Phillips announced that it has an edition of Ai Weiwei’s Zodiac Heads from 2010, a commentary on the famous incomplete set of animal heads looted from the zodiac clock created by an Italian Jesuit in the Old Summer Palace of Beijing during the Qing dynasty. Two of the heads became a contentious international issue when Pierre Bergé tried to auction them at Christie’s in the Winter of 2009.
The twelve gold-plated sculptures portraying the signs of the ancient Chinese zodiac are offered with a pre-sale estimate of £2,000,000 – £3,000,000:
Working from the seven originals that remain, Ai Weiwei and his team had to creatively imagine the five heads that are missing. This forced them to draw upon other sources for ‘authentic’ Chinese portrayals of these creatures, such as the dragon, which is based on images from tapestry and print. In spite of this, the set as a whole maintains glorious aesthetic coherence, challenging the idea that the original group was a work of perfection whose loss is an irredeemable tragedy. The fake is invested with the power to revive the past, and the marriage that is made – troubled, yet oddly serene – offers a lustrous exhibition of what might be a brighter, less confused and more beautiful future.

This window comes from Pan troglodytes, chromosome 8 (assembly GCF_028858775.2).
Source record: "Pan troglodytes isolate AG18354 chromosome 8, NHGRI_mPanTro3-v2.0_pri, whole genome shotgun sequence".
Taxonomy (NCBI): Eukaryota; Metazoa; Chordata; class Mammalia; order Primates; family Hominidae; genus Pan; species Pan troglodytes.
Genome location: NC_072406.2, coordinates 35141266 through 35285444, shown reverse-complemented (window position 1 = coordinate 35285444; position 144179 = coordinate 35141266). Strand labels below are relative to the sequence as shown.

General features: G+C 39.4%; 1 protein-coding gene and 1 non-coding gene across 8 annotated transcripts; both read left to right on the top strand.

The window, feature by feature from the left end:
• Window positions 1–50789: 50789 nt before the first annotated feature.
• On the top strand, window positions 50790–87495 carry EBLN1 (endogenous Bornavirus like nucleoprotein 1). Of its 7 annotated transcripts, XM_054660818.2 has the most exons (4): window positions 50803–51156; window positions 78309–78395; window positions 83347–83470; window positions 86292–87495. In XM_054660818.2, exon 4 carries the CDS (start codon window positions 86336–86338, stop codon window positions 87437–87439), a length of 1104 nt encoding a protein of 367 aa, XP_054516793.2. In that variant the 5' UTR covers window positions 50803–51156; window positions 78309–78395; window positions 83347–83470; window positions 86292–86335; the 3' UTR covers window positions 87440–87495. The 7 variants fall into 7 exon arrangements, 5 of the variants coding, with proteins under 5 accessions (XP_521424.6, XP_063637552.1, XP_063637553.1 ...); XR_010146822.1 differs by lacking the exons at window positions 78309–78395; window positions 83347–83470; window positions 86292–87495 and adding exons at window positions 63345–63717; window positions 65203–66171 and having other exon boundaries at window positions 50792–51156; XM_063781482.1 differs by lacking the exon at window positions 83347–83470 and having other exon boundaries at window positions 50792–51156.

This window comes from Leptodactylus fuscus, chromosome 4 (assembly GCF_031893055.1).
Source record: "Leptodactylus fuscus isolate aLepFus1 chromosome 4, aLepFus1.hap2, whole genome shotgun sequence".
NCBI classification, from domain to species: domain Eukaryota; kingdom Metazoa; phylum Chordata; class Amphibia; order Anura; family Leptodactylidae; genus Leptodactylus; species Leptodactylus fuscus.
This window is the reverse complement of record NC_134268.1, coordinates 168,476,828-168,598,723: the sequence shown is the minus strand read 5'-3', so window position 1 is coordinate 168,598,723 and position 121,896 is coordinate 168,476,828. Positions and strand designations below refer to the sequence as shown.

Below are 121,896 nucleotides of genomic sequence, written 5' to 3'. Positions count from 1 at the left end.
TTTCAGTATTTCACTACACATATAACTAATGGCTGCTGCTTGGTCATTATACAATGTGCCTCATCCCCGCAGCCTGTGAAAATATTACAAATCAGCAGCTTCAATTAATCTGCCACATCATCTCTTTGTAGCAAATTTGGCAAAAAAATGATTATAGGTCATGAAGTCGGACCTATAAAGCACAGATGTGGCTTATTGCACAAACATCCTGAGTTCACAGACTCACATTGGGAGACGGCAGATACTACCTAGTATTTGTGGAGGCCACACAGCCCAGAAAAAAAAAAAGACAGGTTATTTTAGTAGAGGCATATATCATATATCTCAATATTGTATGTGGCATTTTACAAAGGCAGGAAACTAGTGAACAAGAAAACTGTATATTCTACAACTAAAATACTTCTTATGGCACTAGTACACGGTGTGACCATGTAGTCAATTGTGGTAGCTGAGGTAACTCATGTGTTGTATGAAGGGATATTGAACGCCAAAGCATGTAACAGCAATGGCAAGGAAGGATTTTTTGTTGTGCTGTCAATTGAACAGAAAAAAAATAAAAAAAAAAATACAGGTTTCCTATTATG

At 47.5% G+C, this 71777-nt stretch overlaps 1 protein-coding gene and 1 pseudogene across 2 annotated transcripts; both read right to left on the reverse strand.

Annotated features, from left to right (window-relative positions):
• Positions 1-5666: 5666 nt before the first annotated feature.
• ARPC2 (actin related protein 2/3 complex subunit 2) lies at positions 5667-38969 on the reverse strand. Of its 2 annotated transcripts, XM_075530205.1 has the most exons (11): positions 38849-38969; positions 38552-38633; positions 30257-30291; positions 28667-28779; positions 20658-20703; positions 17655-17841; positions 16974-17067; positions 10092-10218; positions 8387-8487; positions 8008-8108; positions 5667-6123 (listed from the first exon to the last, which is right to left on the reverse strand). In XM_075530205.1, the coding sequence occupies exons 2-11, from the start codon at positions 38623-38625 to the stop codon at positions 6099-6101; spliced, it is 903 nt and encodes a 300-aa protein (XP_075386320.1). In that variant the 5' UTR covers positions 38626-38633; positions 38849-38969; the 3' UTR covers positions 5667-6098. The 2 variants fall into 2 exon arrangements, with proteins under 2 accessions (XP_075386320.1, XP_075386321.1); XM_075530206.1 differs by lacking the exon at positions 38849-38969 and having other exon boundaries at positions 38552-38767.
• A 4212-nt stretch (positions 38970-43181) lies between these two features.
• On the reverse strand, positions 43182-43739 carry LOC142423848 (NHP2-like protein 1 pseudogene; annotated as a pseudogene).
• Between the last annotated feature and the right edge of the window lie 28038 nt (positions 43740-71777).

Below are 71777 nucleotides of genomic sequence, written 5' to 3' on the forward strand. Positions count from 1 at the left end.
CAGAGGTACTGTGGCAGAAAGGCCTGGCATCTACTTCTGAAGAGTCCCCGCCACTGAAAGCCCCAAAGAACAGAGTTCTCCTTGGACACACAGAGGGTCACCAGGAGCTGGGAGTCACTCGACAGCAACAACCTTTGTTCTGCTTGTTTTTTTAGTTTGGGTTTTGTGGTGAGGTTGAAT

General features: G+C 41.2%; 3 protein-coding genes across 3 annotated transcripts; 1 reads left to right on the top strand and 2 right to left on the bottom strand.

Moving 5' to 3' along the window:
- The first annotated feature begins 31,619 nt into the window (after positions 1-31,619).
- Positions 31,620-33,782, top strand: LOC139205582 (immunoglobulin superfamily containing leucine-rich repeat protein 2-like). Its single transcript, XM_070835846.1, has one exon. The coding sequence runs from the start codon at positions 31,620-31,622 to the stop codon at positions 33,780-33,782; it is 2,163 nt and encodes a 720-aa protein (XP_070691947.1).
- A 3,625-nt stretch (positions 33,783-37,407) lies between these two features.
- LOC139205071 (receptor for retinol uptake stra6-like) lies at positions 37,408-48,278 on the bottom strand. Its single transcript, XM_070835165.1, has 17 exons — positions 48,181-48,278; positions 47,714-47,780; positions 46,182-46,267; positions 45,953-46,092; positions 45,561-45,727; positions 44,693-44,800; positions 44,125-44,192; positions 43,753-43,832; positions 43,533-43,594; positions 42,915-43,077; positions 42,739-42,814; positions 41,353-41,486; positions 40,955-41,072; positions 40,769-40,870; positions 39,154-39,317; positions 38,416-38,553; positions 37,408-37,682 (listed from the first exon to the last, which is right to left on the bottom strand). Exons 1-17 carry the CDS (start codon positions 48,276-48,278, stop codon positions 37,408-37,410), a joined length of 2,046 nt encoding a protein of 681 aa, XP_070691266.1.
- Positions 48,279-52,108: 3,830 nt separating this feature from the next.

Circle of Animals / Zodiac Heads was executed as 6 large editions in bronze, almost 10 feet in height and intended for outdoor display; and 6 smaller editions plated with gold, intended for interior display and between 20 and 30 inches in height. The project was officially introduced by then-Mayor Bloomberg at the Pulitzer Fountain at Grand Army Plaza, New York, in May 2011, and has since shown at sites and museums throughout North America, Europe, and Asia.
The gold-plating of the legendary zodiac here carries a dual weight. The animals radiate the opulent inheritance of their ancient court setting; but the original heads – as well as Ai’s larger alternate version of this work – were in fact unadorned bronze.